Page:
But in the days after my return to the city, I became severely unwell. I was plagued by splitting headaches and the same bone-deep fatigue that had now come to define my life. Paranoid about Lyme disease, I sat in my doctor's office about two weeks after that trip as he wrote a prescription for a four-week course of doxycycline, the antibiotic widely used to treat the common tick-borne illness. Within two doses, I was back to my normal self, and never thought about my possible Lyme infection again. Now, though, I started to wonder.
Over the years, I had heard talk of “chronic” Lyme, cases not cured by antibiotics, that led to years or even lifetimes of suffering for those afflicted. But it’s a controversial diagnosis; most mainstream doctors, following the guidelines of the National Institutes of Health (NIH) and the Centers for Disease Control (CDC), say it's not a real condition. The many reasons for the controversy would require a whole other article to explain, but both Lyme patients and so-called “Lyme literate” doctors who specialize in treating the disease believe that it is real.
Chronic Lyme exists, but when it comes to naming it, it’s all in the wording, says Christine Green, a California-based Lyme specialist and integrative medicine physician. “You don’t want to use the term ‘chronic Lyme' because it’s a term that is not only controversial, it doesn't have any diagnostic teeth,” she tells me. “What you can say is post-treatment Lyme disease syndrome, which is defined, and even accepted by the CDC.” Green refers to the symptoms of Lyme that can linger, and even worsen, in about a third of patients who have followed the CDC’s recommendation of a 28-day course of antibiotics.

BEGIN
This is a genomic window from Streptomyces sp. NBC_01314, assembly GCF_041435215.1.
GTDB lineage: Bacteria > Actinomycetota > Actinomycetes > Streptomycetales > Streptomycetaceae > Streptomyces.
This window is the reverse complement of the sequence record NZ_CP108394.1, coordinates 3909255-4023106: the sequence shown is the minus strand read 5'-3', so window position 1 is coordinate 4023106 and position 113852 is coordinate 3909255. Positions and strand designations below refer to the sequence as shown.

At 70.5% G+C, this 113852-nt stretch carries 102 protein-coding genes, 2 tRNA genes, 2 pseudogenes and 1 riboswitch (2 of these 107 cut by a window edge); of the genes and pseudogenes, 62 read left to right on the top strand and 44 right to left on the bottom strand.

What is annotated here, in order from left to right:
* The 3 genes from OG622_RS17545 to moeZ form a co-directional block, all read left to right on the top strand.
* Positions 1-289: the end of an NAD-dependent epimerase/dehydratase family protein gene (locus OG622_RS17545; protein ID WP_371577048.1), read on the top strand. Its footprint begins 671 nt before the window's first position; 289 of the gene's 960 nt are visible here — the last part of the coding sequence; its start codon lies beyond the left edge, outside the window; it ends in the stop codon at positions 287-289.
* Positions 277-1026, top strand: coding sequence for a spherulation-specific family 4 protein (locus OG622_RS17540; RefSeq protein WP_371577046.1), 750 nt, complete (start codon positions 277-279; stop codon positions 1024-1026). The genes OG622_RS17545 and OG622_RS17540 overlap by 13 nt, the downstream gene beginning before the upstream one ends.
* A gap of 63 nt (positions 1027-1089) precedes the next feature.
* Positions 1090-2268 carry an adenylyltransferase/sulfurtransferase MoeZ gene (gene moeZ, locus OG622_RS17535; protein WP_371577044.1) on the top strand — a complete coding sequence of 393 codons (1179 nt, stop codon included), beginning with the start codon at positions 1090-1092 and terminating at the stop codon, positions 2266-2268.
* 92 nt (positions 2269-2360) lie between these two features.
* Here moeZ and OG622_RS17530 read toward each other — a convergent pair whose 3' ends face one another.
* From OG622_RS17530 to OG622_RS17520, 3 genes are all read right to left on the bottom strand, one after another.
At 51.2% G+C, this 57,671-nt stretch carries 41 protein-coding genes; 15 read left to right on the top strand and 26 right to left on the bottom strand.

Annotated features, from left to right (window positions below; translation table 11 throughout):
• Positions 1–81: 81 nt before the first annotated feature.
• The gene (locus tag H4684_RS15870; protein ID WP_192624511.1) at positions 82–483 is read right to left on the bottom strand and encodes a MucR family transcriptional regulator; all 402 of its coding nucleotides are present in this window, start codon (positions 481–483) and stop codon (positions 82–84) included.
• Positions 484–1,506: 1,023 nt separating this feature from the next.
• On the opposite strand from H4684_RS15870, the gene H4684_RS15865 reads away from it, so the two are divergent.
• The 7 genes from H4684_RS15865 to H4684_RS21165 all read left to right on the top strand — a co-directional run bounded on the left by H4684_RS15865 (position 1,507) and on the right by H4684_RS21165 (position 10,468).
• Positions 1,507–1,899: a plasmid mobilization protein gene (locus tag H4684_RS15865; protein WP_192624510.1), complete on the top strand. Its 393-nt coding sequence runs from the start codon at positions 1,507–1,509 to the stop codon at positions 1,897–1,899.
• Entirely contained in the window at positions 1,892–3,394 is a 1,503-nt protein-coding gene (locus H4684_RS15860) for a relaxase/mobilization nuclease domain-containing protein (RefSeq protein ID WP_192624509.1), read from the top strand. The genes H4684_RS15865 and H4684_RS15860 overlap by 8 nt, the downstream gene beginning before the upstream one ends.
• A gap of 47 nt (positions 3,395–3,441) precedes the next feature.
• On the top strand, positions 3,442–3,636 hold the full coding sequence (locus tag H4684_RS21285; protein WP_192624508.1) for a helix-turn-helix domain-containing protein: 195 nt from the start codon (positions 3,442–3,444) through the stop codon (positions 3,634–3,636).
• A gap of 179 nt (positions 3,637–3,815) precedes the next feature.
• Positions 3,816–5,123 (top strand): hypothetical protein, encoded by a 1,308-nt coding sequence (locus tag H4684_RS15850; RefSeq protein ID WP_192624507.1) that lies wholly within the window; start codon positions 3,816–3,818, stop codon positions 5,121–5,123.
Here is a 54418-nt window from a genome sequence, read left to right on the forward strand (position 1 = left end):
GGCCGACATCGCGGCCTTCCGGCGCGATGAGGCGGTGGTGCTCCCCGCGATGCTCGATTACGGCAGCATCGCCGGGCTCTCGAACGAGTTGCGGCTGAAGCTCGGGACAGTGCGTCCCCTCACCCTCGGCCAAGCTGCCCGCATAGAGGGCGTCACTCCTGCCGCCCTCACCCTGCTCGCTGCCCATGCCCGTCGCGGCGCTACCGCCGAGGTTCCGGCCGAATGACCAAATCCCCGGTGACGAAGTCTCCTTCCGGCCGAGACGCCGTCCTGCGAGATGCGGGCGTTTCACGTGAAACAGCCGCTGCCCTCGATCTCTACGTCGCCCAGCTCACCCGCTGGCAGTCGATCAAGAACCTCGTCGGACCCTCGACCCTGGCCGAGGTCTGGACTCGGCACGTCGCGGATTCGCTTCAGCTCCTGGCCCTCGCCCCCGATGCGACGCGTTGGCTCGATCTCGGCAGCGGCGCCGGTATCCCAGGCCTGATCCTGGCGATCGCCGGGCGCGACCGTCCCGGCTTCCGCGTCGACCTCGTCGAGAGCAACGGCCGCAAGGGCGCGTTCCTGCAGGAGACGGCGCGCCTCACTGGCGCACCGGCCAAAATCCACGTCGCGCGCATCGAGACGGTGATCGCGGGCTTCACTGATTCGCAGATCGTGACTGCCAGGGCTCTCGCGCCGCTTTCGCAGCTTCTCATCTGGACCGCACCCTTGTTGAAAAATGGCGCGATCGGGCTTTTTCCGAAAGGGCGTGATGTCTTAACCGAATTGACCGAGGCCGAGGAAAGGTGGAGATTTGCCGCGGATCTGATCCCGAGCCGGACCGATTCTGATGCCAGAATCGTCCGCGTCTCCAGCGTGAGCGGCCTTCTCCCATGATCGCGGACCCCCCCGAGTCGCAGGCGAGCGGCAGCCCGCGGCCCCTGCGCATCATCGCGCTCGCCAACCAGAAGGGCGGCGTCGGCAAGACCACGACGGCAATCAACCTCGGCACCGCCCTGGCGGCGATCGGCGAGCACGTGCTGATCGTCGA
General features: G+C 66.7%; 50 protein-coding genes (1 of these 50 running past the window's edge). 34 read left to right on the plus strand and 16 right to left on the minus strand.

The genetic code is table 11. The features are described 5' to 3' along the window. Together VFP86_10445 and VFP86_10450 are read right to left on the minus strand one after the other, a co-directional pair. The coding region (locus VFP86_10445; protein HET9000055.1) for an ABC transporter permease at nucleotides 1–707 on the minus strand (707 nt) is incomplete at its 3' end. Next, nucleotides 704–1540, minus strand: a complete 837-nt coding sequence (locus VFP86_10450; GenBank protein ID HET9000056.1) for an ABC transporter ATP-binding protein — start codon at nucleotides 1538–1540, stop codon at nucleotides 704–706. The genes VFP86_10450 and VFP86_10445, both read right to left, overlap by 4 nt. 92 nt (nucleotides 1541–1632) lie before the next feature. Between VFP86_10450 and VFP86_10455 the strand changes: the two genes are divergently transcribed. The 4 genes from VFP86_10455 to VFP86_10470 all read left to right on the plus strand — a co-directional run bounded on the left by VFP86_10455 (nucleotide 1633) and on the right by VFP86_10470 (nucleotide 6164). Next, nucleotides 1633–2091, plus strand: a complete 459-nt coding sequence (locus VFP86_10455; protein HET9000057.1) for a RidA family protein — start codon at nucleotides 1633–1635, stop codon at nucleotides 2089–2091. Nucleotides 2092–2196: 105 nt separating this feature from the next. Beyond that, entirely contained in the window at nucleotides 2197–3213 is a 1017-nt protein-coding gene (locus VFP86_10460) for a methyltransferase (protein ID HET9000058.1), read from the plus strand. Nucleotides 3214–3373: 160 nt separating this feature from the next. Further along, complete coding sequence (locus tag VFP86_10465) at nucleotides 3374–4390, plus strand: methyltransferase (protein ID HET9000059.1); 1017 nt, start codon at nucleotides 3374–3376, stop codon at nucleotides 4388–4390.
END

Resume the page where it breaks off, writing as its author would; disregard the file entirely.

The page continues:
Something was very wrong with my own health, and I started to wonder if I had indeed gotten infected with Lyme in the Catskills; if so, I could be experiencing a relapse of the disease tripped by all those immune-system-altering UTI antibiotics. I booked an appointment with a Lyme specialist in Manhattan, who ran an expensive out-of-pocket blood test. The day before I was due to receive my results, I slept for 22 hours, waking once to take a bath.
The next morning, I arrived at my new doctor’s office close to tears. All I wanted was to know what was wrong with me. The doctor handed over a piece of paper, my test results, on which he had scribbled, then circled, “chronic Lyme.” The levels of Lyme bacteria in my blood indicated to my doctor that I'd had long-term (not recent or acute) exposure. Doctors who don't believe there's such thing as chronic Lyme would have interpreted the results in a different way, certainly, but I had already wasted more than a year of my life consulting with those types of doctors and felt more than ready to embrace this diagnosis—even if it was a controversial one.
A couple weeks later, I was at home staring at a wooden box full of my new “pets.” Inside the small container, ten honeybees huddled, licking up raw honey. Over the past few days, I had become familiar with the habits of these creatures, and had also grown accustomed to the hot pain of their stings. Immediately after receiving my Lyme diagnosis, I had ordered all the supplies—including the bees, which are mailed to me weekly from a hive in California for $15—to begin bee venom therapy, or BVT, a novel treatment for Lyme. Throughout my nine months of misadventures with doctors who were unable to diagnose my condition, I had lost faith in Western medicine and had chosen to treat my illness with a protocol I had found in the worst place for health information there is: the internet.